Nikkei Voice: I’m (Still) Proud of JACL and the Work We Do!

By August 3, 2018September 3rd, 2018No Comments

By Gil Asakawa

Gil Asakawa

[dropcap]R[/dropcap]eporting the news is an expensive proposition. It takes staff — reporters, editors, designers — as well as printing and distribution costs to put out a newspaper and even run a website. Yet, the Pacific Citizen has been reporting the news that affects JACL members since the JACL was born, through finances both flush and flat. It’s part of the organization’s DNA.

In its original incarnation, as the Nikkei Shimin, the newspaper’s main front-page article on Oct. 10, 1929, was about the formation of “the New American Citizens’ League.”

As the P.C.’s Editorial Board Chair, I was proud to hold up examples of that issue and other significant front pages from over the decades during the recent JACL National Convention in Philadelphia. The Pacific Citizen covered the incarceration during World War II from JACL’s relocated offices in Salt Lake City and proudly displayed the “First Photo of Japanese American Doughboys in France” in the fall of 1944, running a famous Associated Press photograph of soldiers of the 442nd Regimental Combat Team slogging their way along a muddy road. And, I held up the Aug. 19-26, 1988, issue splashed with a photo of a smiling President Ronald Reagan with the banner headline, “Reagan Signs Redress Bill.”

We commemorate the 30th anniversary on Aug. 10 of the signing of the Civil Liberties Act of 1988, which took a long 20-year slog by community leaders and organizations, including JACL, to get passed.

The Pacific Citizen was there to report on all of these milestones, good and bad, and remains to this day the voice of JACL and the primary connection for many members to this important organization, which fights for our civil liberties and social justice. In fact, it can be argued that reporting on JACL is as important today as ever, given the current climate of political leadership and racial fear and ignorance. It feels a lot — too much in fact — like the social climate of the 1930s and ’40s all over again.

The P.C. is inexorably intertwined with the past, present and future of JACL.

That’s why, during the convention’s financial budget deliberations for the next two years, the P.C. had no other choice but to use its reserve funds — an action that’s akin to National JACL dipping into its Legacy Fund — to help balance the national budget.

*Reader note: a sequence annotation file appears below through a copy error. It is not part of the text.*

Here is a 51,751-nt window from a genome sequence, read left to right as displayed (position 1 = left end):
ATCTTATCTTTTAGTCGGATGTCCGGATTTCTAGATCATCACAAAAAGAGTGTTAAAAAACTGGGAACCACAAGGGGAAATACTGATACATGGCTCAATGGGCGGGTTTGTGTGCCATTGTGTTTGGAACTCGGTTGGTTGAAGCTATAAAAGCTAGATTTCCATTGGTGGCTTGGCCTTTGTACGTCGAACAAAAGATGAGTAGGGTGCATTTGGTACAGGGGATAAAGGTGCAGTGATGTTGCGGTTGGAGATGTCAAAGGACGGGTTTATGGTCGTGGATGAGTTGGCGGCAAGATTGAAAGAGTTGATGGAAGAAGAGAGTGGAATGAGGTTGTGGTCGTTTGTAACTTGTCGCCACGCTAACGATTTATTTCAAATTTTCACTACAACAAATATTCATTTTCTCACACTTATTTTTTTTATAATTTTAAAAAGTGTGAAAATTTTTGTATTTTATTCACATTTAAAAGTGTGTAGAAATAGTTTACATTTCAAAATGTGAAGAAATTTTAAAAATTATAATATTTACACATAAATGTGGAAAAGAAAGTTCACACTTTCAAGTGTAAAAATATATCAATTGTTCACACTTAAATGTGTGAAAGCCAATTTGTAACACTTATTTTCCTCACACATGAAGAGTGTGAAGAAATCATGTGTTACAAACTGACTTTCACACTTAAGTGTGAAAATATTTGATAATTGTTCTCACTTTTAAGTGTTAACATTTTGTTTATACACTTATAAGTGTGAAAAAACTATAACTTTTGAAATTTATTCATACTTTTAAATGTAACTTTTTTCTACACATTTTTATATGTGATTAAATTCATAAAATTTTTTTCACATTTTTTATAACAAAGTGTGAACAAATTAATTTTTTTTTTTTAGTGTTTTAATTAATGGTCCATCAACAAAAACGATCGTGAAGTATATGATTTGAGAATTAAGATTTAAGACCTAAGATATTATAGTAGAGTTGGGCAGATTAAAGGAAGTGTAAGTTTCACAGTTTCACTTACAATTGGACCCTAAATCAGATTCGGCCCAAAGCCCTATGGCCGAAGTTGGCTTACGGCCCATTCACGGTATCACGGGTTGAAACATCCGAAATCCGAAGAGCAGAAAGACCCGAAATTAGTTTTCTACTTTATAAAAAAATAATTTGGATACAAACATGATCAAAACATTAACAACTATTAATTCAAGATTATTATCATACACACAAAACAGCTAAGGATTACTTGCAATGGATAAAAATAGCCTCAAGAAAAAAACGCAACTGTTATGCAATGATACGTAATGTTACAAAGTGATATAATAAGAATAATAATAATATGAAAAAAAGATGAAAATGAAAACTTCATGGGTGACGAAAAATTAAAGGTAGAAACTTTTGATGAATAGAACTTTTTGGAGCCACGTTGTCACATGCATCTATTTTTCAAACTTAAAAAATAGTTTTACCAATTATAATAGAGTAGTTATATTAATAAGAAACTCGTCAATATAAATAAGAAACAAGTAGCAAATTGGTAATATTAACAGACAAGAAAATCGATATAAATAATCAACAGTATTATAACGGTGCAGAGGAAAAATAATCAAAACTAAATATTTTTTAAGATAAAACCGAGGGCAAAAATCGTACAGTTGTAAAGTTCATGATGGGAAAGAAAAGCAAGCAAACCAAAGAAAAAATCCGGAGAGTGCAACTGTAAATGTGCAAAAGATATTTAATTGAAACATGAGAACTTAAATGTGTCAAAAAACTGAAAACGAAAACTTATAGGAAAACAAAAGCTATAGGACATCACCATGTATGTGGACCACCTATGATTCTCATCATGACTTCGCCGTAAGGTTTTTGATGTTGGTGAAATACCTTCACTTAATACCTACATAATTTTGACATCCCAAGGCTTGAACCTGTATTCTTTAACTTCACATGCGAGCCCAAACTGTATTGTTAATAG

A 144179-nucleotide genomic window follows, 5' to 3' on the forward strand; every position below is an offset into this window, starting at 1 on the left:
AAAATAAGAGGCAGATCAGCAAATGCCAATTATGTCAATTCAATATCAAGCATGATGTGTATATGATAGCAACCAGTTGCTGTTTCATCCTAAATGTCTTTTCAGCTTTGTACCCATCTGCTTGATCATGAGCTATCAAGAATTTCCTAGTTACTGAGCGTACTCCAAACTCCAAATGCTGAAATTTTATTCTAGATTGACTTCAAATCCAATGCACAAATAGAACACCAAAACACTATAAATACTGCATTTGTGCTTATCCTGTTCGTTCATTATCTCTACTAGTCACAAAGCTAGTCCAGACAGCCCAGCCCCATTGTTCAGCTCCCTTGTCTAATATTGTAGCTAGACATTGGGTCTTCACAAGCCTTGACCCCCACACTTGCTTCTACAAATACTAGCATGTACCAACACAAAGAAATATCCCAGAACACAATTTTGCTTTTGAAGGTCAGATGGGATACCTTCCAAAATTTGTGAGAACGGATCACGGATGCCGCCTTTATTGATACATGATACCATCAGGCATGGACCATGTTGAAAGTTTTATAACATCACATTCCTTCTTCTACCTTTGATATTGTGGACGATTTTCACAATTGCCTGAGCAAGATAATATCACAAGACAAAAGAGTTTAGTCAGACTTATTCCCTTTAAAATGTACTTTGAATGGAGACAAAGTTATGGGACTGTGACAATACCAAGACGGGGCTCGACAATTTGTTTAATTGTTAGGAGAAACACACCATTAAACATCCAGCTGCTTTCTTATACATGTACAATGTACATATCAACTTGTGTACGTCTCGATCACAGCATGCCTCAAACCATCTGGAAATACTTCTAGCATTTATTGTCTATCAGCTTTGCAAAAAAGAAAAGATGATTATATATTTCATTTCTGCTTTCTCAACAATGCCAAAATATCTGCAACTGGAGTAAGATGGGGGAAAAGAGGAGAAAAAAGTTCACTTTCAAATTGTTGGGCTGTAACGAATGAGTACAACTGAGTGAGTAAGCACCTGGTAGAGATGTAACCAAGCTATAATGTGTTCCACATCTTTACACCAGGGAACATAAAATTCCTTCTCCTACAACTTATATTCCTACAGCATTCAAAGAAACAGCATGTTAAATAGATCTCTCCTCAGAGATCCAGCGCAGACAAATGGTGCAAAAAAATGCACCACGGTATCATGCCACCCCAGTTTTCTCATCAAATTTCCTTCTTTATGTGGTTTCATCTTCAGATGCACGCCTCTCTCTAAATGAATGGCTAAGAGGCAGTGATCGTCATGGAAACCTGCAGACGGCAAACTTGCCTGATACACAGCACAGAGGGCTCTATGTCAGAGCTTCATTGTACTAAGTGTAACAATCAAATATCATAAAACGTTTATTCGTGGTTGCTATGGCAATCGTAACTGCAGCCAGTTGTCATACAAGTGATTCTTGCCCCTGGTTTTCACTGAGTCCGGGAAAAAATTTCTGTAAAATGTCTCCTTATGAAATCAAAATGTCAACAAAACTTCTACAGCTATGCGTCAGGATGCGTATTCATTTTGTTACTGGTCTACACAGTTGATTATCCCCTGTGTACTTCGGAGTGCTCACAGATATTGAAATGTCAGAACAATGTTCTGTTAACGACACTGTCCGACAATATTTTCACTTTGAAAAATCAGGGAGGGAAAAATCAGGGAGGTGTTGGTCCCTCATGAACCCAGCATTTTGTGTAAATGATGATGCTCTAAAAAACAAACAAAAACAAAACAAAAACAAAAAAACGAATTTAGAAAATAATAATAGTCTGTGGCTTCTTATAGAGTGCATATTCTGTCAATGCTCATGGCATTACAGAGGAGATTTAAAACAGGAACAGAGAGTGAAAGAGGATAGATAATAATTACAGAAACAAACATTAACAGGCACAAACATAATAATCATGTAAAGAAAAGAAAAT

P.C. Editorial Board Chair Gil Asakawa displays a digital scan of the P.C. during WWII as part of his presentation at the JACL National Convention. (Photo: Brandon Miyasaki)

JACL is strapped financially — there’s no getting around it. Most critically, the organization is running on a minimal staff, and Executive Director David Inoue has not been able to fill two very important positions, the Midwest and Pacific Southwest Districts’ regional directors.

As I said two years ago during a panel discussion about killing the print edition of the P.C., a newspaper can’t be run by one person who sends out a newsletter by email. Journalism is a bigger job than a collection of blurbs. That’s not to slight anyone who puts together newsletters (like chapters and the wonderful D.C. Digest). Newsletters are important — I’ve written and managed e-newsletters for plenty of nonprofit organizations. But newsletters don’t dig and investigate and hold people accountable. Newspapers do that job, along with reporting on the good news and goings-on that matter to its readers.

I fought to protect the P.C. from efforts to turn it into just a newsletter during the 2000s. The previous P.C. staff began the annual “Spring Campaign” to raise money earmarked for the newspaper’s operations, which helped because National JACL couldn’t afford to pass along the P.C.’s share of membership dues by the end of each year.

A budget crisis still faces the organization, and the P.C. has for years now been given what was agreed by the national staff to be an “unrealistic” (or “overly optimistic”) revenue target that it needed to bring in to help balance the national budget.

We can’t continue to have the P.C. miss its budget target, realistic or not. The shortfall has historically amounted to upward of $120,000 annually, which means that the P.C. is tasked now more than ever before with increasing its revenues — including advertising, donations and sponsorships — in order to hit its budget.

So, what does this all mean? It means the P.C. continues to need your support because the future of JACL is part of the future of the P.C.